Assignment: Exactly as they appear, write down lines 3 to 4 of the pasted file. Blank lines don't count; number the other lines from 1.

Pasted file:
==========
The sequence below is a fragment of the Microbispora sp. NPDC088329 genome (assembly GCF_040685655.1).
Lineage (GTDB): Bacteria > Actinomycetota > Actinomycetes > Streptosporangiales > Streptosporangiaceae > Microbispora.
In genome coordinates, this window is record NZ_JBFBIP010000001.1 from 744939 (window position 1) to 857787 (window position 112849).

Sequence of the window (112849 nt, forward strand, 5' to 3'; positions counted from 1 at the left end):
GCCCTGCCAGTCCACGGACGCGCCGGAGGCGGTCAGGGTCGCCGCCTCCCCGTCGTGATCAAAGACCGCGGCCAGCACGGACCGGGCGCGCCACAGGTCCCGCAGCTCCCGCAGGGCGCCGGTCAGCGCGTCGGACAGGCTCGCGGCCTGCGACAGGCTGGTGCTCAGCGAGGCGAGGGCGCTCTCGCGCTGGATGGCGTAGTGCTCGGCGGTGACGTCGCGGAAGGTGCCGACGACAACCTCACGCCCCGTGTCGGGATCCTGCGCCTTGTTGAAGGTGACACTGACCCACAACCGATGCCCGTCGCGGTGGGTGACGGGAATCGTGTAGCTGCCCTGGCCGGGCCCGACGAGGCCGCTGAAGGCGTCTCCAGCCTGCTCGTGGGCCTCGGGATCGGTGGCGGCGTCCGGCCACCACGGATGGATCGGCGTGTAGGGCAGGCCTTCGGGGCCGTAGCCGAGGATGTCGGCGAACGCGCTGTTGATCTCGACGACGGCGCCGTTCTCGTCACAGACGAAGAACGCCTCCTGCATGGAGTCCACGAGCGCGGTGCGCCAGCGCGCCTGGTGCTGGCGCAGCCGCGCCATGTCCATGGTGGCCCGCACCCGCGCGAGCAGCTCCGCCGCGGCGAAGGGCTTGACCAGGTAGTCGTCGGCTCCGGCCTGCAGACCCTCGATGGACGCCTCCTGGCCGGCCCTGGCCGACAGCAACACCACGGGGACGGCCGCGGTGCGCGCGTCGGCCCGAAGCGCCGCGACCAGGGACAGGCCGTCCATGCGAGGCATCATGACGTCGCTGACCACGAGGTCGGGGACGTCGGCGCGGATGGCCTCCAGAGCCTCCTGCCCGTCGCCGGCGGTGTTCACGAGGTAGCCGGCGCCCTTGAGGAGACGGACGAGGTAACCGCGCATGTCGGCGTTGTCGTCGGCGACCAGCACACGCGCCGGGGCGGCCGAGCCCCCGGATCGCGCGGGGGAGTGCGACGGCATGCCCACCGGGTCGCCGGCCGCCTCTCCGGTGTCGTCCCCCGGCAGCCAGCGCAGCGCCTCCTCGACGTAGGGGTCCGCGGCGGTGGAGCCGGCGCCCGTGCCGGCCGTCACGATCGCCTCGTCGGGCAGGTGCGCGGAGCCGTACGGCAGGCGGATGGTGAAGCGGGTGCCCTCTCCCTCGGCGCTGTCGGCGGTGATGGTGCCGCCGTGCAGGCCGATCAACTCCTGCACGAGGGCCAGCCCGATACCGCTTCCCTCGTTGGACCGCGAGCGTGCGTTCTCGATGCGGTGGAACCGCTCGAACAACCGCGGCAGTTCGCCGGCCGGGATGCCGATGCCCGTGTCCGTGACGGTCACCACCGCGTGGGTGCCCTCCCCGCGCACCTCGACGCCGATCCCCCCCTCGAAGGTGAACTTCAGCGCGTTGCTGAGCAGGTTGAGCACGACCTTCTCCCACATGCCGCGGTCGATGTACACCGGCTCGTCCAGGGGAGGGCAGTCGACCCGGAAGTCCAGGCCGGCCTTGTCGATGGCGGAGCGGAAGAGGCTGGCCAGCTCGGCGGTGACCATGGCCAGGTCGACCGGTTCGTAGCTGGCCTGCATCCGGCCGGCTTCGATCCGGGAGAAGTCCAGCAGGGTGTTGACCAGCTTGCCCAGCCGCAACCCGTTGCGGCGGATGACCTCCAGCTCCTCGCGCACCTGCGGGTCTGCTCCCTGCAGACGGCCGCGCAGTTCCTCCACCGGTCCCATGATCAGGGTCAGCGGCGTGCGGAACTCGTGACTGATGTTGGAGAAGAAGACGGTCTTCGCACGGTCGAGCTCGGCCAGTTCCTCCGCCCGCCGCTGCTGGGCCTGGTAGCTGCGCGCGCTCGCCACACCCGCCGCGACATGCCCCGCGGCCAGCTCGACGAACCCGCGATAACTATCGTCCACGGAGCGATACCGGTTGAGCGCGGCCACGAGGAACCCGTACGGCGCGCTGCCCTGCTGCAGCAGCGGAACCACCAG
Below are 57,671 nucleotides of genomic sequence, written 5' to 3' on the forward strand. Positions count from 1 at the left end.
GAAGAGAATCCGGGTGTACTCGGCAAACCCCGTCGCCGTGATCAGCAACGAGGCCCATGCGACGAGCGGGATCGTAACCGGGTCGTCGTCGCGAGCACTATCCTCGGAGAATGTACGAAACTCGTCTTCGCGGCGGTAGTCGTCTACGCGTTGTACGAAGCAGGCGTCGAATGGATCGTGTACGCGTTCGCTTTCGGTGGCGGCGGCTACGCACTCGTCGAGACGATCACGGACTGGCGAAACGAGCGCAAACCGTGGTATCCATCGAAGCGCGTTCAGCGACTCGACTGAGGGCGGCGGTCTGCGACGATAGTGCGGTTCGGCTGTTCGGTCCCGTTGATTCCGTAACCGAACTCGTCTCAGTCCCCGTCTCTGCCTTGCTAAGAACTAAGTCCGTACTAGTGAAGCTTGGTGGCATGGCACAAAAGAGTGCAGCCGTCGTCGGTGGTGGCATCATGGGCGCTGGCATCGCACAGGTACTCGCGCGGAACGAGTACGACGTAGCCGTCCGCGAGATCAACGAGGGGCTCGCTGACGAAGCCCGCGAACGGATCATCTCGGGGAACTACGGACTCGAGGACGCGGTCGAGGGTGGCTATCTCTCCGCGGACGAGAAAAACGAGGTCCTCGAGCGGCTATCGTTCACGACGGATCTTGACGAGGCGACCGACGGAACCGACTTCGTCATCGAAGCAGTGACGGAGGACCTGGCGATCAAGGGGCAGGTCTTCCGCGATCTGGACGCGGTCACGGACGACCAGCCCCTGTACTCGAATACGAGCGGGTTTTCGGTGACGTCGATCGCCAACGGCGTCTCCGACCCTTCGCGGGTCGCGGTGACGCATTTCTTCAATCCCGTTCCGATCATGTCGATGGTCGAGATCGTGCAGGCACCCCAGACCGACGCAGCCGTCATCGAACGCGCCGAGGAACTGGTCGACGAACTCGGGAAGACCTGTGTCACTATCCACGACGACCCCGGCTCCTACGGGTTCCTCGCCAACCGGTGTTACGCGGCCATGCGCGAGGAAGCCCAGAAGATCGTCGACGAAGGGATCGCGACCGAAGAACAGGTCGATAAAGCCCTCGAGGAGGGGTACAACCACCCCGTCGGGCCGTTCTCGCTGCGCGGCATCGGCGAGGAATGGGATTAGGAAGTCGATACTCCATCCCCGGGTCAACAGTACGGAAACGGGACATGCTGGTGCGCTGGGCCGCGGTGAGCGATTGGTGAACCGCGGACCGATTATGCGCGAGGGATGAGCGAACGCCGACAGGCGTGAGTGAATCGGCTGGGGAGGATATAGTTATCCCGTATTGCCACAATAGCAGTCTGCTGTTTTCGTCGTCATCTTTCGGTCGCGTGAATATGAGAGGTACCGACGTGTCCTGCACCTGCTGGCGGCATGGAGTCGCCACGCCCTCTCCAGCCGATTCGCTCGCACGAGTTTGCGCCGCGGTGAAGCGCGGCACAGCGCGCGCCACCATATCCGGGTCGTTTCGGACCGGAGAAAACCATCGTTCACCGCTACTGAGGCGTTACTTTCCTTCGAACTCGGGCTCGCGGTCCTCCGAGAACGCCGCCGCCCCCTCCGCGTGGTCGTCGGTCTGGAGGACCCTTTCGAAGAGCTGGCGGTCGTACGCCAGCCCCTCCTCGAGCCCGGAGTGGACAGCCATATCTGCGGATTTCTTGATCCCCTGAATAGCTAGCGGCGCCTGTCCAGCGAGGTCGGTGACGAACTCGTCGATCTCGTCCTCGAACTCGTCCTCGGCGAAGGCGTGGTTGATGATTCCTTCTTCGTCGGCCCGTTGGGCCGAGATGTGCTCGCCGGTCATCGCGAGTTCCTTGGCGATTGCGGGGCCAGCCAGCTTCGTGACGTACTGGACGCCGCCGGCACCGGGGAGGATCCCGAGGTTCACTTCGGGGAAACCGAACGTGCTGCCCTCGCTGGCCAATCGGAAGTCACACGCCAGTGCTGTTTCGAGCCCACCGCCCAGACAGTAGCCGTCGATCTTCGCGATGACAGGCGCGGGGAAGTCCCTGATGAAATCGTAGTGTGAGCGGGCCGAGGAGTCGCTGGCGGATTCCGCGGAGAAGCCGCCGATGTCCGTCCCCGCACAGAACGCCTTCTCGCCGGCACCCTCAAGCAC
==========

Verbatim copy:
In genome coordinates, this window is record NZ_JBFBIP010000001.1 from 744939 (window position 1) to 857787 (window position 112849).

Sequence of the window (112849 nt, forward strand, 5' to 3'; positions counted from 1 at the left end):